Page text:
osmie: (Bowler)
[personal profile] osmie
I dreamed of bibliographic scandals in the publication history of Frédéric Chopin.

From the 1930s to the 1950s, the world's leading Chopin editor was a German conductor named Heinrich Imboll. In 1953 it was discovered that he had flagrantly interpolated his own work into half a dozen Mazurkas and one entire Ballade (now known as the "False Ballade"), and even his early, accurate edition of the Waltzes fell from favour.

Imboll's work was replaced in music stores by an American editor named Hiroko Kusanagi, whose revisionism was confined to a 1951 Ph.D. thesis from Brigham Young University. In Kusanagi's world, Chopin represented the same divine insight that inspired Joseph Smith, leading the people to Mormonism from the other side of the planet through a series of intricate structural clues in the Mazurkas. Kusanagi—who had converted to Mormonism during the Japanese internment—omitted this theory from her published introductions, but when it came to light in 1974, her editions too were discredited.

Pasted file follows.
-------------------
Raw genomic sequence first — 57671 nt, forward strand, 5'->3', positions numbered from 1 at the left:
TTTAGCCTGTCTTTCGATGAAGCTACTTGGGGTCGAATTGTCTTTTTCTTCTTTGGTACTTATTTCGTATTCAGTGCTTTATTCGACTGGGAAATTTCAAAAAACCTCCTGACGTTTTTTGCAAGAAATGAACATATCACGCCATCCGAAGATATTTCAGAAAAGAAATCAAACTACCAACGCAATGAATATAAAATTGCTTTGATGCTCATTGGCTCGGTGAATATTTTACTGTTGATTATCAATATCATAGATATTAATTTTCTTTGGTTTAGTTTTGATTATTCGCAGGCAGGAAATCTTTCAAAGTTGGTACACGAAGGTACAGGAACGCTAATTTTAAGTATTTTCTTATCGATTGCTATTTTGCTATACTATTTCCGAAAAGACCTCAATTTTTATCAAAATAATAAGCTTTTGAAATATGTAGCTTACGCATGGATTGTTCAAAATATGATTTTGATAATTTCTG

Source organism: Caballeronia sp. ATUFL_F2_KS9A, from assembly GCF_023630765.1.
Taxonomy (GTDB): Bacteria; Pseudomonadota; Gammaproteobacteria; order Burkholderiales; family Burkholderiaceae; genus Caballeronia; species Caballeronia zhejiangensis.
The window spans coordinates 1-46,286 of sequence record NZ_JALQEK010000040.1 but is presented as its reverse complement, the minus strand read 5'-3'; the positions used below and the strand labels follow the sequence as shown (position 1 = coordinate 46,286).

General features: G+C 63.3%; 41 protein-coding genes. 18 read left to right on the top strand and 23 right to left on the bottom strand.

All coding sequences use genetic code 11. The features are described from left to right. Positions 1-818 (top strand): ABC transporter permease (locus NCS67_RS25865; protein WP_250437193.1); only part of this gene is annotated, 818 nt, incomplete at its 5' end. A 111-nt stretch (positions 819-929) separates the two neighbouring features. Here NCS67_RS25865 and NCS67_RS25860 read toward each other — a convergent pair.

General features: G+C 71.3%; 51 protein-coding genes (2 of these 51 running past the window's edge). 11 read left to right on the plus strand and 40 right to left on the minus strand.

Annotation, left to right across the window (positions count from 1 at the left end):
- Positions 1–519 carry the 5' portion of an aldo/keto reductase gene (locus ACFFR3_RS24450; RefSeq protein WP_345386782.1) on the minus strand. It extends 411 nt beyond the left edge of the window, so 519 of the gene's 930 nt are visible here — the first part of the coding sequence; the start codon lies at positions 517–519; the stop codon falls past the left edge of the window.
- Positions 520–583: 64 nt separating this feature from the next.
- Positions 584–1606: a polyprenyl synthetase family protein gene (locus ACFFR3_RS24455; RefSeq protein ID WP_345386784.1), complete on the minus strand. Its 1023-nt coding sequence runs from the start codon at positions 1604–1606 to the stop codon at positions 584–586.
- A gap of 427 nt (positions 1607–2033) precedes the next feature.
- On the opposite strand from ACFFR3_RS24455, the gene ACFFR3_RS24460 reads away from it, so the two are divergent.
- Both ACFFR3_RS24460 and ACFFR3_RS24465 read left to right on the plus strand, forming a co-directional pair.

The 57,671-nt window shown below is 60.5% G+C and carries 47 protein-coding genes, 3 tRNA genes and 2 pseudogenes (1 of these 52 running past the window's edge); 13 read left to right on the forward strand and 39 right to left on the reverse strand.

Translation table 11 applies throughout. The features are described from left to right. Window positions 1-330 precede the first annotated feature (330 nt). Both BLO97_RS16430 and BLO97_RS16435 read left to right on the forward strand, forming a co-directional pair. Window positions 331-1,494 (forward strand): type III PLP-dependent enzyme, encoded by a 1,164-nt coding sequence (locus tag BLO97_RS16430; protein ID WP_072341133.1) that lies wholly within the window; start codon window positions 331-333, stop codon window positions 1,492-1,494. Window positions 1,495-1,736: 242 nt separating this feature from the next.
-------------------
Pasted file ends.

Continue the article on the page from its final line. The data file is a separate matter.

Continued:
After the brief sensations of a (largely illegible) facsimile manuscript and the "Hooked on Classics" transcription, Chopin scholarship settled on the unremarkable Lu Chen edition of 1912, with new fingerings by Arthur Rubinstein—and that infamous pagination error you've probably had to correct in your own copy, reversing the sixth and seventh pages of the Waltz in B Major.


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